I heard it a few times before, was kept updated by my other friend M. on the words on the street of this latest offering by Morrissey. While generally being a bit hesitant about it, I listened to the lines more carefully, and grinned no end.

Yes - while he may be wrapping his arms around Paris, I envy M. for doing that with New York over the next days and am enjoying doing this a bit more with Glasgow for a little while longer.

But, of course not without changing Moz's line from absence to presence. Which then completely and utterly takes apart one of the key fundamentals of any of his songs. Sorry, cannae help it.

And, yes, ... this here is generally about painting... have a good day!

Monday, 2 February 2009

This morning I remembered:


What a wonderful word. I had forgotten about it. It hadn't occurred to me in a long, long time. But when I left the department, there it was. Snowflakes. Thick ones flying everywhere and there was no way of me being able to say where they were going.

So, I told M. But of course, I didn't have an English word for it. We looked out of the window. And there it was: a snow flurry.

Two minutes later: sunny skies and snow flurry. Another two minutes later: all grey and more snow flurries.


You know it when you see it. Even on the Scottish West Coast. Makes a different to the usual rain flurry, I suppose. Well, wait... that's not a weather word either, I think that is just miserable RAIN.

A photo? Just look out of the window.

Sunday, 1 February 2009

Pond reflections on darkness

Ok, with getting sidetracked yesterday. Here now a little gallery on cool coloured pastels (I think claiming to be working with Wolf Kahn's palette would be pushing my luck a bit) and exploring the pond reflections further.

This was an experiment not so much in subject matter or colour but in support. For the past few scenes I've quite deliberately been pushing the format of my studies to being smaller and smaller still: from 18x12cm to 9x7cm. I was contemplating this for the pond reflections, and will probably do this at some point soon. But I chose something different a couple of weeks back when I did these.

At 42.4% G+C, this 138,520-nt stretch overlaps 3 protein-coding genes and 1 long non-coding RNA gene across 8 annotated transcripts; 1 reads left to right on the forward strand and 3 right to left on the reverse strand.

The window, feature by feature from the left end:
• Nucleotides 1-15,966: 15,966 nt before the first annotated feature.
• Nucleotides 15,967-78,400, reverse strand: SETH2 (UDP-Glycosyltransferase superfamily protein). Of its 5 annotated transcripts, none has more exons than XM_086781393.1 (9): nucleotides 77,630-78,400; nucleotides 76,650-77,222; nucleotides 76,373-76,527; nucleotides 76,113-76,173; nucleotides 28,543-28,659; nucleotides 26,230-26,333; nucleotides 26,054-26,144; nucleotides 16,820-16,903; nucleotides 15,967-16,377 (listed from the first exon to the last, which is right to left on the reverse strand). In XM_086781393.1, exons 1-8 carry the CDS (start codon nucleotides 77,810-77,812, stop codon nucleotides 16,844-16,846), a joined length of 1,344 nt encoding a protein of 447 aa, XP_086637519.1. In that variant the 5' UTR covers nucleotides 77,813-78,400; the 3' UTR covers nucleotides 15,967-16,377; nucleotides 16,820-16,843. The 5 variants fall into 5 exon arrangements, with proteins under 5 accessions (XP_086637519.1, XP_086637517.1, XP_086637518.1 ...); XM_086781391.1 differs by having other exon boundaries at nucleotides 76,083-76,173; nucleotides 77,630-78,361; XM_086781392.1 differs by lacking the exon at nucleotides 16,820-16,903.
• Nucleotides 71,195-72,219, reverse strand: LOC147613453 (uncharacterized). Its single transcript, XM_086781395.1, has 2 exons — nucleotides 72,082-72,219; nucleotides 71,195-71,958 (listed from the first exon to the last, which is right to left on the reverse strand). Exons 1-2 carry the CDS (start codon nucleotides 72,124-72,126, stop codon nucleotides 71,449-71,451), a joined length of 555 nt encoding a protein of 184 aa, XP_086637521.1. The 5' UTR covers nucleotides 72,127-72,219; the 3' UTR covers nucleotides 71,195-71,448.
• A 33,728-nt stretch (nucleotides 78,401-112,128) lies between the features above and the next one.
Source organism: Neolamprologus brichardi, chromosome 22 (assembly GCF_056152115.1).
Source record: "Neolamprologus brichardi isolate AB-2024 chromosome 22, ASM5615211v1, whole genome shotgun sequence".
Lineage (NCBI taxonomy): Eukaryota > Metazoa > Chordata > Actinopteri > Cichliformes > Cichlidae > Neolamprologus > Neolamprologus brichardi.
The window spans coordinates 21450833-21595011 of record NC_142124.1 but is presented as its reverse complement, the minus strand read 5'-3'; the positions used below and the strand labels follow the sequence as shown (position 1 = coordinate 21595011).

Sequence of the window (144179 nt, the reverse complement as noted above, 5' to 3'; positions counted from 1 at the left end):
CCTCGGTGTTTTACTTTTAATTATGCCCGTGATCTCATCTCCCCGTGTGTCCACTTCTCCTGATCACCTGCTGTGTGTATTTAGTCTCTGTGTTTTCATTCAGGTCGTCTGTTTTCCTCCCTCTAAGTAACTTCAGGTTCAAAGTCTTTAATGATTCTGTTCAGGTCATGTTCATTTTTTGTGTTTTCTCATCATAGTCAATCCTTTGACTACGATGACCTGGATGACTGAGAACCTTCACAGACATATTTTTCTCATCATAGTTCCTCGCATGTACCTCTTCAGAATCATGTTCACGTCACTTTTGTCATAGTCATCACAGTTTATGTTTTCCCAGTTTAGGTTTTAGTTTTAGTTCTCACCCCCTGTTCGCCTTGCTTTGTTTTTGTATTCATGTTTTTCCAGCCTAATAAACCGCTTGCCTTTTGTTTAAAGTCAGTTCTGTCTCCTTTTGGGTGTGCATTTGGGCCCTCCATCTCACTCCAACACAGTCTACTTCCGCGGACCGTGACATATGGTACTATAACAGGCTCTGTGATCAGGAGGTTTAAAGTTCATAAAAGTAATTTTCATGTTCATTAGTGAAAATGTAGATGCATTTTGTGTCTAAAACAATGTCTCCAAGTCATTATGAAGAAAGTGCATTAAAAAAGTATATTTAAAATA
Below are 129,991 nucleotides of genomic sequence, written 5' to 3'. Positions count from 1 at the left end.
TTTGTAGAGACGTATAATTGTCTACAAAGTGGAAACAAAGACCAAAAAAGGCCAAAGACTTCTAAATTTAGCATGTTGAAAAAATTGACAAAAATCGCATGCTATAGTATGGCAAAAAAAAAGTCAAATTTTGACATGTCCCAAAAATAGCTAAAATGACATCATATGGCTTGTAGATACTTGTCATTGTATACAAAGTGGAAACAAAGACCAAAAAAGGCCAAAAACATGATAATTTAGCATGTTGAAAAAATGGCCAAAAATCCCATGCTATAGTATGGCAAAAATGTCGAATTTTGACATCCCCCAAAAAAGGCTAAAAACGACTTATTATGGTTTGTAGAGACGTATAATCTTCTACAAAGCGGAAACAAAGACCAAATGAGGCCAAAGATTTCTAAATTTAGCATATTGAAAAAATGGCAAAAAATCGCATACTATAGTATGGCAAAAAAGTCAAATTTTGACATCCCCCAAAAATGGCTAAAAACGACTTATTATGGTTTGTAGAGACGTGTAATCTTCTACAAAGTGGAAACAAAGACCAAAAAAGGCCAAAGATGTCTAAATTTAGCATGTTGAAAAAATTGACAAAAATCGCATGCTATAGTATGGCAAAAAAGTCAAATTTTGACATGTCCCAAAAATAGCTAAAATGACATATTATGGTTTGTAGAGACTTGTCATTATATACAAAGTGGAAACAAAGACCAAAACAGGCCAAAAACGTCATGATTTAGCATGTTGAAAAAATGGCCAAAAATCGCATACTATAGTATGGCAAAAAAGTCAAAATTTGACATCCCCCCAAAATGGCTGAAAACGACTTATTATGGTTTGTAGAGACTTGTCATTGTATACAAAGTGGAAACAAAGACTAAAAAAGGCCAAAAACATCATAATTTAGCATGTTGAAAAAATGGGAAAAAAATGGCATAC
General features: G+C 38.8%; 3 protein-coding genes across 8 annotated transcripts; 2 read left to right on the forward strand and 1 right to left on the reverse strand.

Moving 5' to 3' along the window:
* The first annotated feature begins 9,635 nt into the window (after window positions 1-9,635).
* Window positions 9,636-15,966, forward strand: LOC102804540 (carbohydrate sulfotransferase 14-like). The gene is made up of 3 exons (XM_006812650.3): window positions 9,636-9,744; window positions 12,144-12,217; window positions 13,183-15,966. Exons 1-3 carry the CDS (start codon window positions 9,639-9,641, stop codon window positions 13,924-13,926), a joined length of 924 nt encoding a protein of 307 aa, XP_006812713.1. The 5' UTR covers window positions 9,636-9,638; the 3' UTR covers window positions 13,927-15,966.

Pond reflections on darkness

I had some ready-prepared, pumiced and gessoed Bristol Board stretched on MDF - and wanted to use the 70x50cm as a drawing board: to develop each sketche's size as I went along. The only snag was the yellow ochre underpainting of the board. I quickly resolved that with a liberal application of raw umber, dioxazine purple and payne's grey across different parts of the board.

With the board lying flat on my kitchen counter I begun to draw. How much fun... the large format meant I could begin here, then flit over there and back again, explore some unusual dimensions and it seems to work rather nicely. Afterwards, I kept the board as a whole but soon ended up cutting it apart - and stretching a new board.

Pond reflections on darkness

Pond reflections on darkness
Pastel on board

Pond reflections on darkness

Pond reflections on darkness
Pastel on board

There is something rather intriguing about this little group. Some of the sketches are getting pretty generic, abstracted. I introduced bright orange and ultramarine which both work well.

I prepared a new board - dark again, and wanted to introduce some collage - probably white tissue paper to lighten it again.

Apropos: lightening. I have always preferred a reasonably dark underpainting: raw/burnt umber; a grey purple or similar. It now seems to stand in my way somewhat. I want the paper/board to sparkle. And it doesn't. It seems to take the dark eeriness too literal.

Well, guess what: next experiment is with white paper - and that can make some justified nods towards Wolf Kahn.

Pond reflections on darkness

Pond reflections on darkness
Pastel on board

PS: I've begun to upload some of the drawings to my etsy shop... it needed some restocking